Differentiating tools comes down to goals. You need to figure out what you’re trying to achieve overall with the technology implementation and then map it back to the goals. So you may find a tool with plenty of features that has a heavy upfront investment. “If you can think about what your goals are and where you’re at from a maturity perspective, you can map that back to a tool.” It could be something you need a free trial with and you only need an eighth of what the tool actually provides. In that respect, “do you go with that scalable platform that will grow or do you just really need a point solution that can help you here now?”
By thinking back to what exactly you’re looking to achieve, you can easily differentiate the tools. For example, do you need call recording or just need a way to make more dials? They’re both great features that are great to have but need to be connected to those original goals.
The Importance Of Data When Choosing A Tool
Taxonomy, which is essentially your spec or the definition of data you’d like to collect and pass downstream so you can surface it in a meaningful way, gives many teams a lot of trouble. Failure in this aspect results in messy data down the line. “I haven’t talked to a whole lot of sales reps that have said, ‘I can really get a ton of insights from the things that my marketing team is doing.’” But it’s actually possible if you put some thought into what you’re collecting and how it’s going to be surfaced.
Moreover, remember that sales technologies can be great at aspects like acceleration and surfacing conversations but may not be as effective “when it comes to slicing and dicing data and starting to make decisions.” So, you need to consider the outcome from a data perspective in addition to where the data is going to come from, and whether it is structured in the right way to ensure it is usable to the respective personnel further down the process.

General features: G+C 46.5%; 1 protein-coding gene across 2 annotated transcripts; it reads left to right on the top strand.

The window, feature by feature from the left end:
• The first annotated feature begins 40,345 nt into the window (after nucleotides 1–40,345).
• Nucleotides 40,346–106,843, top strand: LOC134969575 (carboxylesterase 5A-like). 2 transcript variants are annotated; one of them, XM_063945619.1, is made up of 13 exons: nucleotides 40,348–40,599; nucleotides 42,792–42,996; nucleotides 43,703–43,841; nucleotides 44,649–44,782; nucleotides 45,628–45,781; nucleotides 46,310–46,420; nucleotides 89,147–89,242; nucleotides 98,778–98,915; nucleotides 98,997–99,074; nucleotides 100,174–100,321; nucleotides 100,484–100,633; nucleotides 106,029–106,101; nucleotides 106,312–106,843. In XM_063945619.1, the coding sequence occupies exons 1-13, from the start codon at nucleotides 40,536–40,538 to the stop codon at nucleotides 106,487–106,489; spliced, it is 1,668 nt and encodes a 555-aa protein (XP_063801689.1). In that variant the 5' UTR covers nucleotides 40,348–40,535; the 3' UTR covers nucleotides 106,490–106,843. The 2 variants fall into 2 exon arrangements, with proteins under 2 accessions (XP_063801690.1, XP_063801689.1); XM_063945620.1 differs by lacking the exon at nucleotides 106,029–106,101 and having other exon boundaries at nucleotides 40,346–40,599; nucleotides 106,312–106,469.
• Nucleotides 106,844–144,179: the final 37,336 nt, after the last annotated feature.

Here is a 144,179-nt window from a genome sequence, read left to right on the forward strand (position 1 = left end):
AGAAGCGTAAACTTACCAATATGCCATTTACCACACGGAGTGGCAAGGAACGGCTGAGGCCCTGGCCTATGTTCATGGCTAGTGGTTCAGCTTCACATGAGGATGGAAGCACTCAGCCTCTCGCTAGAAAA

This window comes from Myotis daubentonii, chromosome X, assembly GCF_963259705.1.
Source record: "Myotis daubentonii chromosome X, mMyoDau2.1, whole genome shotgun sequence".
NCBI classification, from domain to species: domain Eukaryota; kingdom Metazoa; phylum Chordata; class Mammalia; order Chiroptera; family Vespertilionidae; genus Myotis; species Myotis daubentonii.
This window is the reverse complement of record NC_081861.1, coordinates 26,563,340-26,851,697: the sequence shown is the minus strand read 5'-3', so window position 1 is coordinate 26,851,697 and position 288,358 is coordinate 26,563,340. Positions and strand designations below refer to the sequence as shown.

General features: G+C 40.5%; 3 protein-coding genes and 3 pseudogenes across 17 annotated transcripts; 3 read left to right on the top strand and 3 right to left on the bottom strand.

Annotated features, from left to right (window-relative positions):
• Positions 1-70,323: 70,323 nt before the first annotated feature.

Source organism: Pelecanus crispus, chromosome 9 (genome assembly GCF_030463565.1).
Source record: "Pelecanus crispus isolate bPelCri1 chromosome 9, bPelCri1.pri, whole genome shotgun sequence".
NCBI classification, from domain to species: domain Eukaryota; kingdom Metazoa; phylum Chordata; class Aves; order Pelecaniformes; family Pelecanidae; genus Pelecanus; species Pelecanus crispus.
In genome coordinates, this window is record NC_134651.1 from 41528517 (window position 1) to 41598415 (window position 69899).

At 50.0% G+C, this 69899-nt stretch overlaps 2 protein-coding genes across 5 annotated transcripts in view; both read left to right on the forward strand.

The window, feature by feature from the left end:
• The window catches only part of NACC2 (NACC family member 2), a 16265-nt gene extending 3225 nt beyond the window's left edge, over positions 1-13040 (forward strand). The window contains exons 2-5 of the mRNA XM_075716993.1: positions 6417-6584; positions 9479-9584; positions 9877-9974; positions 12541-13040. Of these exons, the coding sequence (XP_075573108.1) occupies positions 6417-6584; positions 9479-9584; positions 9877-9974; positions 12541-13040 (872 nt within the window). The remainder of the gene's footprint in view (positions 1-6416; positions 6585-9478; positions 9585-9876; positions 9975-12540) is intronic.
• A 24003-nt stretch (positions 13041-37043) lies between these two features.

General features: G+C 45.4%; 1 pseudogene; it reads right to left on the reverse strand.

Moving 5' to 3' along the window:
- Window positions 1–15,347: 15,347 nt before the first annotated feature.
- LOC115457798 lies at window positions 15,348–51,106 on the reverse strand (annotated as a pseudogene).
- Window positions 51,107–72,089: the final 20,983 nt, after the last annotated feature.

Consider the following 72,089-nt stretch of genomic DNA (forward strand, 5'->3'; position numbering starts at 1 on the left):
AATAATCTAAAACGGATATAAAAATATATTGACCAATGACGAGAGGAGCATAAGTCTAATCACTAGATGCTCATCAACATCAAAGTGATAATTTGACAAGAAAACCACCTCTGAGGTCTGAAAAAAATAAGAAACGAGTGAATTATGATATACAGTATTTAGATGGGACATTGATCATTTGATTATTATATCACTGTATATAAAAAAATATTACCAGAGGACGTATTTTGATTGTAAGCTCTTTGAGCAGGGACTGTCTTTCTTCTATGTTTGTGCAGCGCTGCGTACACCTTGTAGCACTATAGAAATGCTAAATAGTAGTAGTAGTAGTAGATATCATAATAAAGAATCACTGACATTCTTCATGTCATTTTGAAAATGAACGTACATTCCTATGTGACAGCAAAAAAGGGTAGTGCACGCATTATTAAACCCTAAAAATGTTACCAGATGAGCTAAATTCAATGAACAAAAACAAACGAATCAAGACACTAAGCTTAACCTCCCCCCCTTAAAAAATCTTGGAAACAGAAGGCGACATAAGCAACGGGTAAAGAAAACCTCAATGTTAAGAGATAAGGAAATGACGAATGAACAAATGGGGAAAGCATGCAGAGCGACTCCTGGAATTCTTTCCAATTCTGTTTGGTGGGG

Live Example Of Building A Successful Sales Tech Stack
Here’s a breakdown of the elements you’ll need to build a successful tech stack.
Firstly, invest in operations. Ensure that you’re capturing as much data as possible and can surface it in a usable way so that you can start to make decisions. From there, use those data points to determine what comes next. If you’re finding that a sales cycle is dropping in the discovery phase and you’re having trouble getting visibility into that then you could possibly stand up conversation intelligence. “It’s pretty easy to get started with and you get immediate value from it.”
Thereafter, you need to make decisions on how to move the needle, which could be a conversion rate somewhere in the funnel for example, and then plug in the appropriate tool for that. Hand-in-hand with tech, you’ll also need to make an investment in human resources. If you’re the sales leader this doesn’t necessarily mean you need to go out and hire a stud sales operations person right away. “What I’ve done in the past is, I look at who I have internally that could help me out of the gate, and oftentimes that’s my marketing counterpart.”
In summary, “It’s a combination of data capture, surfacing that data, and a human body to really help you get going. And then once you start to understand more about the business you can figure out what to plug in and it’s going to be different for every company.”